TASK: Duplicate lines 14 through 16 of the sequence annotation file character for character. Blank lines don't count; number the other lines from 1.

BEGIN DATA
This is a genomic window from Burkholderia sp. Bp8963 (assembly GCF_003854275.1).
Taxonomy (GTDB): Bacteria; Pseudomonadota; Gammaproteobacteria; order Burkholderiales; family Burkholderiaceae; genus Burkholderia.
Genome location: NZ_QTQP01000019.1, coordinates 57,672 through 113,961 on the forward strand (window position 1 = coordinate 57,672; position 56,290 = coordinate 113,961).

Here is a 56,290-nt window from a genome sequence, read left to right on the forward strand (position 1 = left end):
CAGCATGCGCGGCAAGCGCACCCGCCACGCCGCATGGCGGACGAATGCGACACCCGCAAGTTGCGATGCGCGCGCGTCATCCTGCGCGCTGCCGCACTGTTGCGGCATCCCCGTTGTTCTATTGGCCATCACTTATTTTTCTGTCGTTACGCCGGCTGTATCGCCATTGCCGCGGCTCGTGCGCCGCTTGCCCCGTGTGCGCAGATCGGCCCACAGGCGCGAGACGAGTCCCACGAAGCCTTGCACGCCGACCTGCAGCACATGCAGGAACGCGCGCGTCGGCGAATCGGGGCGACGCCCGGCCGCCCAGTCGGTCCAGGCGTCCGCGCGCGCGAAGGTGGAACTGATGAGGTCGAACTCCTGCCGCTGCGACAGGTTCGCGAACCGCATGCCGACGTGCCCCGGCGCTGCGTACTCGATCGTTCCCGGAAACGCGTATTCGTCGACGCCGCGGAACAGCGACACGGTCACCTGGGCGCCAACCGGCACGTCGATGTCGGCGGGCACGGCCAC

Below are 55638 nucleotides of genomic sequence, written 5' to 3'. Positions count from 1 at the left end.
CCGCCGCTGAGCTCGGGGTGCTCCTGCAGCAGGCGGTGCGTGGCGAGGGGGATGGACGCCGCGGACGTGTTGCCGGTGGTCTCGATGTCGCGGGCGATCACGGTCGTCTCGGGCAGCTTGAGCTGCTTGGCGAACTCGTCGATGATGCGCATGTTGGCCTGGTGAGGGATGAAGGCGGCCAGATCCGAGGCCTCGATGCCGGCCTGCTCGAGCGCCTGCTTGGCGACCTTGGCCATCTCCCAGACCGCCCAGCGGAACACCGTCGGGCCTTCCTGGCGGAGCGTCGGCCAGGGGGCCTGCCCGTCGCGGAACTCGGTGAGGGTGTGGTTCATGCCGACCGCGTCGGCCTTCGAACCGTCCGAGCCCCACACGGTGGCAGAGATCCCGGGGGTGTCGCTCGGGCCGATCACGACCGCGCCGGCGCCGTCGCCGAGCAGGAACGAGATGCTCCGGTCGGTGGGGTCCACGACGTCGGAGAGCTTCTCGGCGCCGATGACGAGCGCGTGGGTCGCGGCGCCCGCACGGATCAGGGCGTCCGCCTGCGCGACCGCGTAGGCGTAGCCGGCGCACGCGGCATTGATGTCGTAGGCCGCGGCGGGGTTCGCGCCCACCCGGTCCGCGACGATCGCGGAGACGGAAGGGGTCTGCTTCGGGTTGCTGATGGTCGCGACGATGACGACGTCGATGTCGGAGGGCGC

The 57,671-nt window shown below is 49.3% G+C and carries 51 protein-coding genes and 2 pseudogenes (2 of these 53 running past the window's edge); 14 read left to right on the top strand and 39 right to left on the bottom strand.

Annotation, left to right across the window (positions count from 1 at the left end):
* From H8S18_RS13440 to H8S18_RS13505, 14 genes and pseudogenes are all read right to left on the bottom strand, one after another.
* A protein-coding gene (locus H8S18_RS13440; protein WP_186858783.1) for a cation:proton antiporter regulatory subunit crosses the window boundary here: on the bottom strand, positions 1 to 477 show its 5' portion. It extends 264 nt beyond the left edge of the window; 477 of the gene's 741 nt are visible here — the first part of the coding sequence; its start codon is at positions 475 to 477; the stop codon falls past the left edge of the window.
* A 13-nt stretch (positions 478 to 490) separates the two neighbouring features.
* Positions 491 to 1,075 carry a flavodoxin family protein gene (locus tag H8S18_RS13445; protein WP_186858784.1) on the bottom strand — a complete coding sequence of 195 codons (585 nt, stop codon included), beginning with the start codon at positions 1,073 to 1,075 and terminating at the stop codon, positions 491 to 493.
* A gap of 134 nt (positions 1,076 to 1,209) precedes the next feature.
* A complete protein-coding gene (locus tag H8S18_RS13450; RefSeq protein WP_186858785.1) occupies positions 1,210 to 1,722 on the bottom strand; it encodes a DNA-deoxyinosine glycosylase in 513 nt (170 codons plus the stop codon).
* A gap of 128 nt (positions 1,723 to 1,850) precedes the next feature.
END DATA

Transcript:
* A gap of 134 nt (positions 1,076 to 1,209) precedes the next feature.
* A complete protein-coding gene (locus tag H8S18_RS13450; RefSeq protein WP_186858785.1) occupies positions 1,210 to 1,722 on the bottom strand; it encodes a DNA-deoxyinosine glycosylase in 513 nt (170 codons plus the stop codon).
* A gap of 128 nt (positions 1,723 to 1,850) precedes the next feature.